Yale’s Frederick Douglass Book Prize is the most recent award Amy Murrell Taylor has won this year for her 2018 book, which tells the stories of African American slaves seeking refuge during the Civil War.

Taylor, a professor of history at the University of Kentucky, was awarded the prize on Nov. 12 for her book “Embattled Freedom: Journeys Through the Civil War’s Slave Refugee Camps.” The prize has been presented annually since 1999 by the MacMillan Center’s Gilder Lehrman Center for the Study of Slavery, Resistance and Abolition, in partnership with the Gilder Lehrman Institute of American History. Taylor’s book — which will be honored with a $25,000 cash prize at celebration in New York City on Feb. 13 — was selected from a pool of over 70 nominations.

“Reading about 19th century refugees and then coming across news of caged children or immigrants dying in the Mediterranean [Sea] made me realize quite quickly that I was in the presence of a timeless book — one that discussed issues that are not something of the past, but that are very much current and in desperate need of humane solutions,” wrote University of Leeds professor and prize judge Manuel Barcia in an email to the News.

The panel of judges that chooses the Douglass prize’s winner changes every year and is selected by Sterling Professor of History David Blight, director of the Gilder Lehrman Center. In addition to Barcia, the judging panel consisted of Harvard University’s Vincent Brown and University of Connecticut’s Manisha Sinha, who served as the group’s chair.

In an interview with the News, Sinha said that after receiving 72 nominations, the judges divided the books into three reading lists based on their respective areas of expertise. They then met to create a “long list” of books that were potential candidates for the prize, and then created a shortlist of five works, from which each judge chose a finalist.

She said that in early November, the judges met in New York City to present their findings to a larger committee composed of Yale faculty and members of Yale’s Gilder Lehrman Center and the national Gilder Lehrman Institute. The next day, the committee chose a winner. Taylor said she was “absolutely stunned.”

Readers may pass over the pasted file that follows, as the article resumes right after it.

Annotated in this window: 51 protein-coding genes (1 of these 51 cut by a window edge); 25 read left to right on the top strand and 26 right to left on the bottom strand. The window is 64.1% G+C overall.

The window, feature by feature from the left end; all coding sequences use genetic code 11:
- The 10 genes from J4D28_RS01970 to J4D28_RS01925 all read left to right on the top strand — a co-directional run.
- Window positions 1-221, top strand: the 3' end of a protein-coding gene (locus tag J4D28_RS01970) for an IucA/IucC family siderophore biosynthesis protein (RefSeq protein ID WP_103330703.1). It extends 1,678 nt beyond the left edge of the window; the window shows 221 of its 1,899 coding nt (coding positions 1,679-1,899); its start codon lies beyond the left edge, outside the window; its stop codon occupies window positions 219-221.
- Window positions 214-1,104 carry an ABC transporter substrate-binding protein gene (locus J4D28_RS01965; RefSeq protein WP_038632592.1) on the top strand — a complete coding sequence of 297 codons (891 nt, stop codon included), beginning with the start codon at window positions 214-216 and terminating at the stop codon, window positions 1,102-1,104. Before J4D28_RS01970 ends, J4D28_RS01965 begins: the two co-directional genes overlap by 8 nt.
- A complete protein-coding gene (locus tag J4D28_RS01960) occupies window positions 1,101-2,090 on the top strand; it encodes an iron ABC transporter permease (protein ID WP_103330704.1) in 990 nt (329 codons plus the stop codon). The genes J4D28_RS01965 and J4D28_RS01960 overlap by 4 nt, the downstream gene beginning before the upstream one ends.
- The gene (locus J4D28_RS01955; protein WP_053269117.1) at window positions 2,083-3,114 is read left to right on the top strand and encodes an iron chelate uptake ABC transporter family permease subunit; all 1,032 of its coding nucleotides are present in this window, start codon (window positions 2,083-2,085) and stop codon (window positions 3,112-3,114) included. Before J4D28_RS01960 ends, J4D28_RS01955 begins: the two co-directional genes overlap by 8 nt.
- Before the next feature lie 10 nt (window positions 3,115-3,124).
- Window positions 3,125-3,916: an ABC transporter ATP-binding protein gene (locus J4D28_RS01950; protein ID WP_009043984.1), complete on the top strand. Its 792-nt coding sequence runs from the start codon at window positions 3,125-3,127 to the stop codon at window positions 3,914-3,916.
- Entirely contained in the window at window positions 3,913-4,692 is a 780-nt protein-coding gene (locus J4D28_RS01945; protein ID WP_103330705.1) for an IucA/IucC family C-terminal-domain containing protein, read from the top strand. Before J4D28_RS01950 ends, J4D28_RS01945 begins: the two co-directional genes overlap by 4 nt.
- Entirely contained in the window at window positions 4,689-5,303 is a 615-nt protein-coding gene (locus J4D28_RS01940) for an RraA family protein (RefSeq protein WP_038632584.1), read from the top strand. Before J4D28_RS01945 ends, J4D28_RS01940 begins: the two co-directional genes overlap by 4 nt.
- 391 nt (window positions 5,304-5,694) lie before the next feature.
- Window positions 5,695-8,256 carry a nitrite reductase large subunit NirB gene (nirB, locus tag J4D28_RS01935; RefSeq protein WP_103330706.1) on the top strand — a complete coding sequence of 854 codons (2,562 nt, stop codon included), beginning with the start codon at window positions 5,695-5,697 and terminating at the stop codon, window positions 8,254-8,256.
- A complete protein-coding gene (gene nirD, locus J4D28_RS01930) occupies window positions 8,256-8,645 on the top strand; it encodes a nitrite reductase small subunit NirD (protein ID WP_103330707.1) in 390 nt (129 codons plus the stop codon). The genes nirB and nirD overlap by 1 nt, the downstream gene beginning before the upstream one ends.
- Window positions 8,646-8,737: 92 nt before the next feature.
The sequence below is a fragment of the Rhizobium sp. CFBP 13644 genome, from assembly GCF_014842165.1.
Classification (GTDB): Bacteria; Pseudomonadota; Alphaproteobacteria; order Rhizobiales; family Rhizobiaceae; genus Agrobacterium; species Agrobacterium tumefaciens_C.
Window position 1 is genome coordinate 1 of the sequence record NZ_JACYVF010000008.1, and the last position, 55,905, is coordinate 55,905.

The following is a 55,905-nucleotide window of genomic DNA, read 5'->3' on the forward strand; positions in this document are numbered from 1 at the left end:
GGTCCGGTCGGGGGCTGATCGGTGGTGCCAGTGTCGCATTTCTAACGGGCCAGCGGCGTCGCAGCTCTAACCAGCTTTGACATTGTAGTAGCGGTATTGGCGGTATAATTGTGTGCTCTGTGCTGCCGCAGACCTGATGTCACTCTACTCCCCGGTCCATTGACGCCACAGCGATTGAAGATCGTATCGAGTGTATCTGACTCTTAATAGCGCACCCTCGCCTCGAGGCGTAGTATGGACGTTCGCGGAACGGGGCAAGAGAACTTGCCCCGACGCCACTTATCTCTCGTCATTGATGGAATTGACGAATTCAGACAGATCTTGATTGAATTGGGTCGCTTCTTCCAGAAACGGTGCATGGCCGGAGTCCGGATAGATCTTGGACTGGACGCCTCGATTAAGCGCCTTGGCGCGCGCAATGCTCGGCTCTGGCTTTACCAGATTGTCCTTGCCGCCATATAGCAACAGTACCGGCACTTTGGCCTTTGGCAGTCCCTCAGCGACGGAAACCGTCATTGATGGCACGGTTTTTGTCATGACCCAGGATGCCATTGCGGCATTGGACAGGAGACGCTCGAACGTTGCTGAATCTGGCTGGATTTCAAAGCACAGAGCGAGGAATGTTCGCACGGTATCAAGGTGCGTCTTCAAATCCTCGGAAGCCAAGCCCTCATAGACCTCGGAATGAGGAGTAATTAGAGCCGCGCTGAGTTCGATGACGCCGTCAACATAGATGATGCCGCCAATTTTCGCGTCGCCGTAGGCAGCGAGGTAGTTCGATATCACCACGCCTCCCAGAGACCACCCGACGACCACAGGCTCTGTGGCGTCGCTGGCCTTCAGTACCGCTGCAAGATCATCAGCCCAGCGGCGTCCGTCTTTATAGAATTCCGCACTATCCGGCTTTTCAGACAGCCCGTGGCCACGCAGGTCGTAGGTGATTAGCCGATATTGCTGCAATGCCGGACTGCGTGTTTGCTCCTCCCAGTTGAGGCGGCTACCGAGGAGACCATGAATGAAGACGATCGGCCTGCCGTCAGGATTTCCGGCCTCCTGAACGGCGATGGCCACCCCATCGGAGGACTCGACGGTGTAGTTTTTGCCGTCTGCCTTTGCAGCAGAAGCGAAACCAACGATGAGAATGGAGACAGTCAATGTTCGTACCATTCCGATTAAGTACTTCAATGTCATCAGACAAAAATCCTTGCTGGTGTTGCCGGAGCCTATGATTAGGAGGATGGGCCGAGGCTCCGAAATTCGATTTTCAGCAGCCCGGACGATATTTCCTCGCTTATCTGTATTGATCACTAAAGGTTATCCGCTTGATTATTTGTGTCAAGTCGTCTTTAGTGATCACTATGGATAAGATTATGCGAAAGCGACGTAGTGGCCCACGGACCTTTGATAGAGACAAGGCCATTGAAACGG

Taylor began writing “Embattled Freedom” while teaching at the State University of New York at Albany. In 2012, she moved to the University of Kentucky, where she finished writing her book. At both universities, she hired a graduate student to assist with research — mainly sifting through census records. Completing the book took just over 10 years from initial research to publication, she wrote in an email to the News.

“Embattled Freedom” is a study of the lived experiences of thousands of African American men, women and children who sought refuge in camps behind Union lines during the Civil War. Michelle Zacks, associate director of the Gilder Lehrman Center, said in an interview with the News that she appreciated the book for its ability to integrate local histories with the larger story of the war, making the story “come alive on an individual basis.” Zacks also praised the book’s readability and accessibility.

“I set out to write a history of the Civil War centered on the experiences of African American people,” Taylor said. “That should not have been a notable thing when I got started, but … the history and memory of the Civil War have long suffered from romanticization and a determined erasure of anything to do with slavery.”

In addition to the Douglass prize, “Embattled Freedom” has been awarded the Society of Civil War Historians’ 2019 Tom Watson Brown Book Award and the 2019 John Nau Book Prize in American Civil War Era History at the John L. Nau III Center for Civil War History at the University of Virginia. It also won the 2019 Avery O. Craven Award and the 2019 Merle Curti Social History Award, both from the Organization of American Historians.

While Taylor’s work continues to receive accolades, she says she is contemplating her next research project, which she says might focus on topics at the intersection of race and migration in American history. While writing “Embattled Freedom,” she said, fellowships from the National Endowment for the Humanities and the American Council of Learned Societies allowed her to take time away from teaching and focus on research. Currently in her seventh year at Kentucky, she’s now eligible for sabbatical.

“I felt especially privileged to have this time and financial support when I stopped to think about how little was available to the people who fled slavery during the Civil War,” Taylor wrote.

Taylor serves on the editorial advisory board for the Civil War Monitor historical magazine, and formerly served on the Journal of Southern History’s board of editors. Along with the University of Georgia’s Stephen Berry, she edits the “UnCivil Wars” series, a short book series which examines unique perspectives on the Civil War. She previously published “The Divided Family in Civil War America” in 2005.

Earlier this year, the University of Kentucky honored Taylor with the Provost’s Award for Outstanding Teaching. She also won the Governor’s Book Award, coordinated by the Kentucky Historical Society and the Kentucky governor’s office.

“Amy Taylor is a phenomenal researcher, but she’s also one of our most outstanding teachers, and departmental citizens, and she’s doing incredible public history work,” University of Kentucky history department chair Karen Petrone said in an interview with the News.

The Gilder Lehrman Center was founded in 1998.

Olivia Tucker | olivia.tucker@yale.edu